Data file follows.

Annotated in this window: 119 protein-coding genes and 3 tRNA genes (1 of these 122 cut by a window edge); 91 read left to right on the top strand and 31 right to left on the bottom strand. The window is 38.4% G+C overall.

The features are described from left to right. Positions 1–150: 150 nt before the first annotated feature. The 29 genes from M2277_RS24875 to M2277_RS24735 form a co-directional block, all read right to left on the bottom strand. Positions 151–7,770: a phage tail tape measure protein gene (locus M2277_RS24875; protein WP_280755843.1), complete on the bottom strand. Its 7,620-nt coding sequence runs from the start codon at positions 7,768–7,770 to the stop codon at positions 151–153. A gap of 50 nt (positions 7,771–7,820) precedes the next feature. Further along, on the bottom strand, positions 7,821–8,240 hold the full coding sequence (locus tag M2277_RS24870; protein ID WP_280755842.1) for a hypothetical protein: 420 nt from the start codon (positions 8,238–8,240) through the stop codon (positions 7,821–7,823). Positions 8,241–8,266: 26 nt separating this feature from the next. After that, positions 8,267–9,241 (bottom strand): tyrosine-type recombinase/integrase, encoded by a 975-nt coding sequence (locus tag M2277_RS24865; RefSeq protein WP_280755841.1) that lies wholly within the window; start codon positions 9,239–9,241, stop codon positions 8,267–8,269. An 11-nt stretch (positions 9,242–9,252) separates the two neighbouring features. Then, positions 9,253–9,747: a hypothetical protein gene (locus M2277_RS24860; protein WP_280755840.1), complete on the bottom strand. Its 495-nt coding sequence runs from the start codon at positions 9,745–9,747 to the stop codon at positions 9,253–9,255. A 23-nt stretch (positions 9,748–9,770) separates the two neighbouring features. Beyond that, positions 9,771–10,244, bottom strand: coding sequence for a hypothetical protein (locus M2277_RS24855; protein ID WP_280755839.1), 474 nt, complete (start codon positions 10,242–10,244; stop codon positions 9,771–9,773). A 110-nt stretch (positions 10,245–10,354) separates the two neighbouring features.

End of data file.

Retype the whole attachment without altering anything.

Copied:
Annotated in this window: 119 protein-coding genes and 3 tRNA genes (1 of these 122 cut by a window edge); 91 read left to right on the top strand and 31 right to left on the bottom strand. The window is 38.4% G+C overall.

The features are described from left to right. Positions 1–150: 150 nt before the first annotated feature. The 29 genes from M2277_RS24875 to M2277_RS24735 form a co-directional block, all read right to left on the bottom strand. Positions 151–7,770: a phage tail tape measure protein gene (locus M2277_RS24875; protein WP_280755843.1), complete on the bottom strand. Its 7,620-nt coding sequence runs from the start codon at positions 7,768–7,770 to the stop codon at positions 151–153. A gap of 50 nt (positions 7,771–7,820) precedes the next feature. Further along, on the bottom strand, positions 7,821–8,240 hold the full coding sequence (locus tag M2277_RS24870; protein ID WP_280755842.1) for a hypothetical protein: 420 nt from the start codon (positions 8,238–8,240) through the stop codon (positions 7,821–7,823). Positions 8,241–8,266: 26 nt separating this feature from the next. After that, positions 8,267–9,241 (bottom strand): tyrosine-type recombinase/integrase, encoded by a 975-nt coding sequence (locus tag M2277_RS24865; RefSeq protein WP_280755841.1) that lies wholly within the window; start codon positions 9,239–9,241, stop codon positions 8,267–8,269. An 11-nt stretch (positions 9,242–9,252) separates the two neighbouring features. Then, positions 9,253–9,747: a hypothetical protein gene (locus M2277_RS24860; protein WP_280755840.1), complete on the bottom strand. Its 495-nt coding sequence runs from the start codon at positions 9,745–9,747 to the stop codon at positions 9,253–9,255. A 23-nt stretch (positions 9,748–9,770) separates the two neighbouring features. Beyond that, positions 9,771–10,244, bottom strand: coding sequence for a hypothetical protein (locus M2277_RS24855; protein ID WP_280755839.1), 474 nt, complete (start codon positions 10,242–10,244; stop codon positions 9,771–9,773). A 110-nt stretch (positions 10,245–10,354) separates the two neighbouring features.